This news has been received from:

All trademarks, copyrights, videos, photos and logos are owned by respective news sources. News stories, videos and live streams are from trusted sources.


Shares of Kodak are sharply higher after an independent legal review found that while there were flaws in how Eastman Kodak issued stock option grants to its CEO just before revealing a major development that sent its stock soaring, no illegality was involved.

In late July the U.

S. International Development Finance Corporation signed a letter of intent to potentially give the photography pioneer a $765 million loan to help pay for factory changes needed to make pharmaceutical ingredients in short supply in the U.S.

Shares surged from around $8 to more than $33 each in a day, at one point soaring as high as $60, a price that has not been seen for years at Kodak whose fortunes faded with the arrival of digital photography.

The grants to the companies CEO, as well has a huge donation of company stock by a board member around the same time to an affiliated charity, caught the eye of both shareholders and regulators, as did highly active trading in Kodak shares the day before the announcement.

White house trade advisor Peter Navarro, who played a part in the process, blasted the company.

“Based on what I’m seeing, what happened at Kodak was probably the dumbest decisions made by executives in corporate history,” Navarro said on CNBC.

The DFC put any consideration of a loan on hold until the allegations of insider trading are cleared.

Those investigations are ongoing. The DFC would not comment on Kodak's internal investigation Wednesday.

The review by the law firm Akin Gump Strauss Hauer & Feld, commissioned by a special Kodak board committee, found that Kodak's general counsel failed to warn the company's board that the timing of the grants for Executive Chairman and CEO Jim Continenza could look bad regardless of whether the grants were determined to be legal. Continenza and other senior Kodak executives were awarded the grants the day before the potential loan was announced.

Regarding insider trading allegations, the review determined that Continenza and board member Phillipe Katz properly complied with Kodak's insider trading policies. The approval of the trades was appropriate, it found, because the loan application process was at a highly uncertain stage at that time they were cleared.

Akin Gump Strauss Hauer & Feld also said it did not appear that a donation of 3 million Kodak shares by board member George Karfunkel to an affiliated charity at the same time, and suddenly worth a lot more money, violated federal securities laws.

A special committee formed by Kodak said the company should reconsider the makeup of its board, particularly given the change in what type of entities now own company stock.

Kodak said late Tuesday that it planned to review and implement the committee’s recommended measures and that it continues to assist with all other inquiries on these matters.

“Kodak is committed to the highest levels of governance and transparency, and it is clear from the review’s findings that we need to take action to strengthen our practices, policies, and procedures," Continenza said in a statement.

Shares of Eastman Kodak Co., based in Rochester, New York, jumped about 60% in early trading.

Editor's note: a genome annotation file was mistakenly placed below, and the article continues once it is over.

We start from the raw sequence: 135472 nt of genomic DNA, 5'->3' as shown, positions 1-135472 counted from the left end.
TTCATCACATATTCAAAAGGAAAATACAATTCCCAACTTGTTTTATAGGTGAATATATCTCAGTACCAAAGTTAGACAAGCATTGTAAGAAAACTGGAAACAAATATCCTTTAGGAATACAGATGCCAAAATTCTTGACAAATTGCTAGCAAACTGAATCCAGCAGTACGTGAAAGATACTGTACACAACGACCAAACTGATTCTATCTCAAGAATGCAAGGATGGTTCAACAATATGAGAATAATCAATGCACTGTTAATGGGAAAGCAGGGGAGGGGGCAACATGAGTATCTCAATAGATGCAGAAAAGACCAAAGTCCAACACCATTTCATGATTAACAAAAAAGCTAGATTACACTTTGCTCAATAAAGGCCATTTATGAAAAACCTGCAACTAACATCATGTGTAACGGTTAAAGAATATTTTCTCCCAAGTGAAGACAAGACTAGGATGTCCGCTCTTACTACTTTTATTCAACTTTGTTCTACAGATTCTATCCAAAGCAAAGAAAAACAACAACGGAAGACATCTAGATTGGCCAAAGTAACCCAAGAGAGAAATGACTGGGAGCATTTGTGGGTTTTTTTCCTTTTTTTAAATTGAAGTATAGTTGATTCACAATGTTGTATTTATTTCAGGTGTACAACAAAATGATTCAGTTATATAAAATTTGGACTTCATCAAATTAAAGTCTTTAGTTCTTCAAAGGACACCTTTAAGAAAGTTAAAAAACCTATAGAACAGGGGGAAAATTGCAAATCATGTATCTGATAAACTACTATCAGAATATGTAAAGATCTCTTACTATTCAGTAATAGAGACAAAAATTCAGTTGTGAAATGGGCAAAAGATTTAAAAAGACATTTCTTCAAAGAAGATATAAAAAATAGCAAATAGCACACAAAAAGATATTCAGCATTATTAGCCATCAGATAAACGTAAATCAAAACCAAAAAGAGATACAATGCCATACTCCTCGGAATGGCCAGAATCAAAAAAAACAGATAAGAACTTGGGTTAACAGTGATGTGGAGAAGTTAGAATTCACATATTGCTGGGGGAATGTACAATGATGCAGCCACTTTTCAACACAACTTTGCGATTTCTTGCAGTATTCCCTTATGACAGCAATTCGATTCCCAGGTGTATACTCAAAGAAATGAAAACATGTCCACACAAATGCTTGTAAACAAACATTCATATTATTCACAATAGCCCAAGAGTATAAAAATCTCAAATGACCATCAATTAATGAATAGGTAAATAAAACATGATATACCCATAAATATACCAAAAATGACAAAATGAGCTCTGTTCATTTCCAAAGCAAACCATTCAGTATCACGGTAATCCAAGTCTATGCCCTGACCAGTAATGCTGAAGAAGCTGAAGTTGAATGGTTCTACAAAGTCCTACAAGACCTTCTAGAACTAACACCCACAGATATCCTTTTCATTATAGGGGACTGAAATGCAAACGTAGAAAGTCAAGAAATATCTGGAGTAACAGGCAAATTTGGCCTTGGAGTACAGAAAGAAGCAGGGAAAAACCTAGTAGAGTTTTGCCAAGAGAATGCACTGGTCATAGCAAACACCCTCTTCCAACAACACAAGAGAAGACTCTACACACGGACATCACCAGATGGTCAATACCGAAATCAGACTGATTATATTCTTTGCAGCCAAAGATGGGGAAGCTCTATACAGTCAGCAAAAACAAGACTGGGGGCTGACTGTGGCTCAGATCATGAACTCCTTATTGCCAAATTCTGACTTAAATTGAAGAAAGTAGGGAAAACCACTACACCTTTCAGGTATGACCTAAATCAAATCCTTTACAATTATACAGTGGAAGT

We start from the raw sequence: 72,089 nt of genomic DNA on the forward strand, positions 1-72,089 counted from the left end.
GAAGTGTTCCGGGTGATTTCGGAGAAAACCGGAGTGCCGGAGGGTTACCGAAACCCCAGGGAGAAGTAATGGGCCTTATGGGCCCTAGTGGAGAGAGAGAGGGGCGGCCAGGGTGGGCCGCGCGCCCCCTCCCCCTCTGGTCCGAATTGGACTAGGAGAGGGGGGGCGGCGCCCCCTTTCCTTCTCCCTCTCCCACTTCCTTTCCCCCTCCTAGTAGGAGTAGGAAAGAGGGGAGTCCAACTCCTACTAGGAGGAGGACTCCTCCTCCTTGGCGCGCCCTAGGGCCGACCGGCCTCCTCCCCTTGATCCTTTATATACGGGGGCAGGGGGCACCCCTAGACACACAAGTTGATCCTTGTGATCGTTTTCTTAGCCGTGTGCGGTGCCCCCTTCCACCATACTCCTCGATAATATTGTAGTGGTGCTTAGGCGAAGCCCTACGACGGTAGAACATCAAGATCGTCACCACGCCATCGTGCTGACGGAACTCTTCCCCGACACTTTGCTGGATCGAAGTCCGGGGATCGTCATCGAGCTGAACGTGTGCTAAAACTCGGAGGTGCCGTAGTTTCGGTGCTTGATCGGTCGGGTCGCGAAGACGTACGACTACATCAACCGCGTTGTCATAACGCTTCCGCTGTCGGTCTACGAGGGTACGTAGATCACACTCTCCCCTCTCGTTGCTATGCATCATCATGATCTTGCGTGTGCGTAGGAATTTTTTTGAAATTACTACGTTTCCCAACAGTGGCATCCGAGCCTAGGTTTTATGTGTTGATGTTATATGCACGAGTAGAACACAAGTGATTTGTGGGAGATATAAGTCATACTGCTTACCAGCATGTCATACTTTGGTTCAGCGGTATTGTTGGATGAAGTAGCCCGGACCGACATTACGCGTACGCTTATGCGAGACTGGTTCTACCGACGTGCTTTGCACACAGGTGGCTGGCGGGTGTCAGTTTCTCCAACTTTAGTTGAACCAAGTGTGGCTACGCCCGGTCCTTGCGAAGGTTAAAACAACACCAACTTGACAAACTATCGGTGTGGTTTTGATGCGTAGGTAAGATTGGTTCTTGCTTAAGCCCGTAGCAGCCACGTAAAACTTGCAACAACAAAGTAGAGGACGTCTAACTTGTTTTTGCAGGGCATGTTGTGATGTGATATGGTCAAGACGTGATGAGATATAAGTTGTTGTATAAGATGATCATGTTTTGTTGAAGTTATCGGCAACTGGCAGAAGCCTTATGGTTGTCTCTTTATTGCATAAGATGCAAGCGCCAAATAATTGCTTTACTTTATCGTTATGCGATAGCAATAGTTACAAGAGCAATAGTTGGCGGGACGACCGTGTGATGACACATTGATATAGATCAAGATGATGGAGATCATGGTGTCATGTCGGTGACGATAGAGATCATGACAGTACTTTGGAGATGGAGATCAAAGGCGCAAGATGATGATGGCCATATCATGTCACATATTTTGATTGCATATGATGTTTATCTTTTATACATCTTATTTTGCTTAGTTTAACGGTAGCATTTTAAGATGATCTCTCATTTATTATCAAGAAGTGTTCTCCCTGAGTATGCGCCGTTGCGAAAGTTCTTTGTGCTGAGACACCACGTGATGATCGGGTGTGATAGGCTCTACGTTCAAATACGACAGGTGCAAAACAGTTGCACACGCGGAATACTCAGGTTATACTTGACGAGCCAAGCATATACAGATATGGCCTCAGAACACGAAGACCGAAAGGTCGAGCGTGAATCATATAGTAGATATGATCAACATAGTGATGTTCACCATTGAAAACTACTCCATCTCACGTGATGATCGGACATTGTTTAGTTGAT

Copyright 2020 The Associated Press. All rights reserved. This material may not be published, broadcast, rewritten or redistributed.

Tags: New York

News Source:

Tags: news associated press associated press new york countries news

Dodgers in rarefied air thanks to their depth and power in the lineup

Next News:

Putnam Finds Gas-Station ‘Skimmer’

A near-relic as companies switch to chip cards

A routine inspection by Putnam County’s Office of Consumer Affairs uncovered a “skimming” device installed by thieves inside a pump at a Brewster gas station to steal credit card numbers. 

It had collected 86 numbers, Michael Budzinski, the director of the agency, told Putnam County legislators on Sept. 10 during a meeting of its Rules Committee.

Robert Firriolo, the legislative counsel, observed that most establishments have already been compelled by credit-card companies to switch to readers for credit cards with electronic chips that prevent skimming, but that the companies extended their deadline to April 2021 for gas stations and automatic teller machines (ATMs). 

“That’s kind of the last bastion of the hackers,” he said. “It probably is not a problem outside those two areas.”

Other News

  • Up To 51% Of All School Employees At Increased Coronavirus Risk, Study Finds
  • Trump Says He Approves TikTok Oracle Deal 'In Concept'
  • City councils triple the legal term of payment to suppliers
  • Report Finds Nearly 350,000 Dead Voters Still on Rolls, Double-Voters Casting Multiple Ballots
  • Epic says Apple ‘cherry picked’ info about Fortnite’s popularity in new filing
  • Djokovic rages as Serbian slams racket against ground in Italian Open two weeks after US Open axe
  • Pew: 77 Percent of Catholic Democrats Support Legal Abortion
  • UK's Labour Ties With Conservatives for First Time Since 2019, YouGov Poll Finds
  • Bank trading floors could be poised for a makeover in the wake of Covid-19
  • Biden is murky on his national mask mandate plan — and so is the law
  • The Truth About Social Security and Immigration
  • Pennsylvania Legal Figures Remember Ruth Bader Ginsburg Following Her Death
  • Grant Ruth Bader Ginsburg her wish
  • Fran Bush Talks Victory in the Lawsuit Against Former Superintendent of Schools Shawn Joseph
  • More Than Half of American Voters Support Breaking up Big Tech Companies, a New Poll Finds
  • US versus the world over snapback option
  • 'Thank you, RBG': Leaders react with sadness, shock to Ruth Bader Ginsburg's death
  • Ruth Bader Ginsburgs Daughter, Jane: 5 Fast Facts
  • Martin D. Ginsburg: Who Was Ruth Bader Ginsburgs Husband?